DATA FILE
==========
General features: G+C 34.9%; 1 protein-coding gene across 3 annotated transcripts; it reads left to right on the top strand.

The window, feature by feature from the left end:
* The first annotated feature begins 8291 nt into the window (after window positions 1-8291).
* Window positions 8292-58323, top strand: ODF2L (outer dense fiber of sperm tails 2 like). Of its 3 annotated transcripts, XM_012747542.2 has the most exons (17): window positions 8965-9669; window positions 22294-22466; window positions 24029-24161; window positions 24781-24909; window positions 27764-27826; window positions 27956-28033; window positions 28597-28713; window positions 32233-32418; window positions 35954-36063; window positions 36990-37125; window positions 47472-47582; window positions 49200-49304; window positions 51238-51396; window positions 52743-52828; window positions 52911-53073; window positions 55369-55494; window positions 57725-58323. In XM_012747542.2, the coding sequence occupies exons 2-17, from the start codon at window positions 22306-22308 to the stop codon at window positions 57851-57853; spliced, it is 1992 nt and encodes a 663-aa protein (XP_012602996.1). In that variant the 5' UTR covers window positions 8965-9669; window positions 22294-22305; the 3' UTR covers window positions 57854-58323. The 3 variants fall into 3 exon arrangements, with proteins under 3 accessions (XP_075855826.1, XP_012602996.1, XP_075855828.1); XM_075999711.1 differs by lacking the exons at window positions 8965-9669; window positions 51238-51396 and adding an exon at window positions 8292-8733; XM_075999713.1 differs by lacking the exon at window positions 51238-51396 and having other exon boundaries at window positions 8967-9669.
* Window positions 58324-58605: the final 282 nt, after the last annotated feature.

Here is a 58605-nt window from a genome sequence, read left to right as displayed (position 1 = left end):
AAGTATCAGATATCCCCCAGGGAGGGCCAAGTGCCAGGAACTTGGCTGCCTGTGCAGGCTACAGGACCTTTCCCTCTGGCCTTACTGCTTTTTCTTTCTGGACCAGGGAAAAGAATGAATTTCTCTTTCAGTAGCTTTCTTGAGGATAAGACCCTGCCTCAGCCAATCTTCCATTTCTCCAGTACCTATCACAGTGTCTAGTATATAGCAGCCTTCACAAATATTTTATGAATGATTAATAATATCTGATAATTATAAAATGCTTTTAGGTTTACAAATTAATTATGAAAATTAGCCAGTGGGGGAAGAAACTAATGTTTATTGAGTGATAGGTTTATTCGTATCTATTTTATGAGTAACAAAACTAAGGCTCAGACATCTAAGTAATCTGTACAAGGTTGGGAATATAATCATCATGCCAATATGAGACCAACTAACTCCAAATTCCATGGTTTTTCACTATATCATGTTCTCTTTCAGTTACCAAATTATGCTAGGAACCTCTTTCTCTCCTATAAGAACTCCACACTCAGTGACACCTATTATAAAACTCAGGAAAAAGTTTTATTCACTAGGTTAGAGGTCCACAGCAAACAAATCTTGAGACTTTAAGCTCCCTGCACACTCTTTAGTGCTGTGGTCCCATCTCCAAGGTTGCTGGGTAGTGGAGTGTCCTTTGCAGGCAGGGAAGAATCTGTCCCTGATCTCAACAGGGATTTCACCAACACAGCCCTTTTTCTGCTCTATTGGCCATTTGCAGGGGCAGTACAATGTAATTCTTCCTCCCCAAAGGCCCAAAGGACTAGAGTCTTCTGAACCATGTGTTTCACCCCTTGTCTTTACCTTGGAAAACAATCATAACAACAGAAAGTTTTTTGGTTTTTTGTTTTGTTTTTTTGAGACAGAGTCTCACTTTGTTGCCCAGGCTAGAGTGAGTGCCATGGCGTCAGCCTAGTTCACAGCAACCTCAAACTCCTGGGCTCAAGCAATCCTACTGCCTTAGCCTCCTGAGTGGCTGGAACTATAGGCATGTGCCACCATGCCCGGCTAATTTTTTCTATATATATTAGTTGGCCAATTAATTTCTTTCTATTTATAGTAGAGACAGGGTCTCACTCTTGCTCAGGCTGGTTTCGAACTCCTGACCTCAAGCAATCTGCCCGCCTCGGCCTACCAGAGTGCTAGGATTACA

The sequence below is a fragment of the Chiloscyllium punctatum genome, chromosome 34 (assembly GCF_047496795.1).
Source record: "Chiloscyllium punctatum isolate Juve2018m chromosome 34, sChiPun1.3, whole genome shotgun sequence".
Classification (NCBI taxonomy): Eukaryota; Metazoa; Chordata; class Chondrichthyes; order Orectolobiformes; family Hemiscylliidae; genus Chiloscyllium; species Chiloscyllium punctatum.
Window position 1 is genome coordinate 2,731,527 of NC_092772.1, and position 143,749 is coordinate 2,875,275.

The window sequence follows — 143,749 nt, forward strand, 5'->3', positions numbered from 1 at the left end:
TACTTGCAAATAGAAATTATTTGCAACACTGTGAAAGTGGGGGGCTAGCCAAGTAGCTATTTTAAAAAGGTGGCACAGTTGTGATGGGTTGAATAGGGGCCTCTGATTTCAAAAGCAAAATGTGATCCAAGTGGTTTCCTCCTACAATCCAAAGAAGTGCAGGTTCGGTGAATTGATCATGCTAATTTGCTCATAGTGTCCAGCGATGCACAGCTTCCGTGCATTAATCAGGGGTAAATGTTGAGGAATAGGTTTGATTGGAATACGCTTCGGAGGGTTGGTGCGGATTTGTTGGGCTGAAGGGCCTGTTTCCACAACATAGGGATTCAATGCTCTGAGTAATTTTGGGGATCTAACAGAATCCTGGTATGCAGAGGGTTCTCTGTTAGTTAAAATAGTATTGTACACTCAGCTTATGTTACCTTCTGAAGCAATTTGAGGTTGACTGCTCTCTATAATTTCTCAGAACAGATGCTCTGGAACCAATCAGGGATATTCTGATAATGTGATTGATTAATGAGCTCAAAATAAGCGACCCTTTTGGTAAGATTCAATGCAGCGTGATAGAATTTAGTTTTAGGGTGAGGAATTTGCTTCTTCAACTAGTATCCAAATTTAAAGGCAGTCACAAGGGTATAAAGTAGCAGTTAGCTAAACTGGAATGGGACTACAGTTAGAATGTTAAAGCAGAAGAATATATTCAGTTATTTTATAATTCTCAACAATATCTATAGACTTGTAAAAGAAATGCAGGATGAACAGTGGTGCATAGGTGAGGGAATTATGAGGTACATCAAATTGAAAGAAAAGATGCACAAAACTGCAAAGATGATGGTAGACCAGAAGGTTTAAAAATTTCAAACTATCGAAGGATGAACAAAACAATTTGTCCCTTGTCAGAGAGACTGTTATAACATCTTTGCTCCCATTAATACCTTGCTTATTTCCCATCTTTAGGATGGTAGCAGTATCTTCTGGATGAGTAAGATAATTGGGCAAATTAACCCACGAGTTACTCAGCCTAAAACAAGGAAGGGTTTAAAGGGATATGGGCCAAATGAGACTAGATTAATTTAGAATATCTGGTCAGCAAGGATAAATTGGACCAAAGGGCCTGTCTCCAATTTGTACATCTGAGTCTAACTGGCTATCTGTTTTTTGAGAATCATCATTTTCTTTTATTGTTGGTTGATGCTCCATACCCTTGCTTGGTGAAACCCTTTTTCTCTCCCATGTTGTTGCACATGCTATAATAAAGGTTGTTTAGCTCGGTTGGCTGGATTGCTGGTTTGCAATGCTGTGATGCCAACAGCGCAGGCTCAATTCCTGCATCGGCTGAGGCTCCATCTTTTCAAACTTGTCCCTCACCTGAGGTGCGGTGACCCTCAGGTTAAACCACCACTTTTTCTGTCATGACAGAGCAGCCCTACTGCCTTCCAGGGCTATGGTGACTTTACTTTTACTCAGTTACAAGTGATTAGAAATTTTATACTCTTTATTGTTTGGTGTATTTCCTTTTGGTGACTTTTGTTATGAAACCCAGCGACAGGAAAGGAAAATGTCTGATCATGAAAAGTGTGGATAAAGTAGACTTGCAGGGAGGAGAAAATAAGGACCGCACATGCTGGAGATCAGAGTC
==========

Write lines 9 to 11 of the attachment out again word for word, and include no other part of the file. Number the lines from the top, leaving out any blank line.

Source record: "Chiloscyllium punctatum isolate Juve2018m chromosome 34, sChiPun1.3, whole genome shotgun sequence".
Classification (NCBI taxonomy): Eukaryota; Metazoa; Chordata; class Chondrichthyes; order Orectolobiformes; family Hemiscylliidae; genus Chiloscyllium; species Chiloscyllium punctatum.
Window position 1 is genome coordinate 2,731,527 of NC_092772.1, and position 143,749 is coordinate 2,875,275.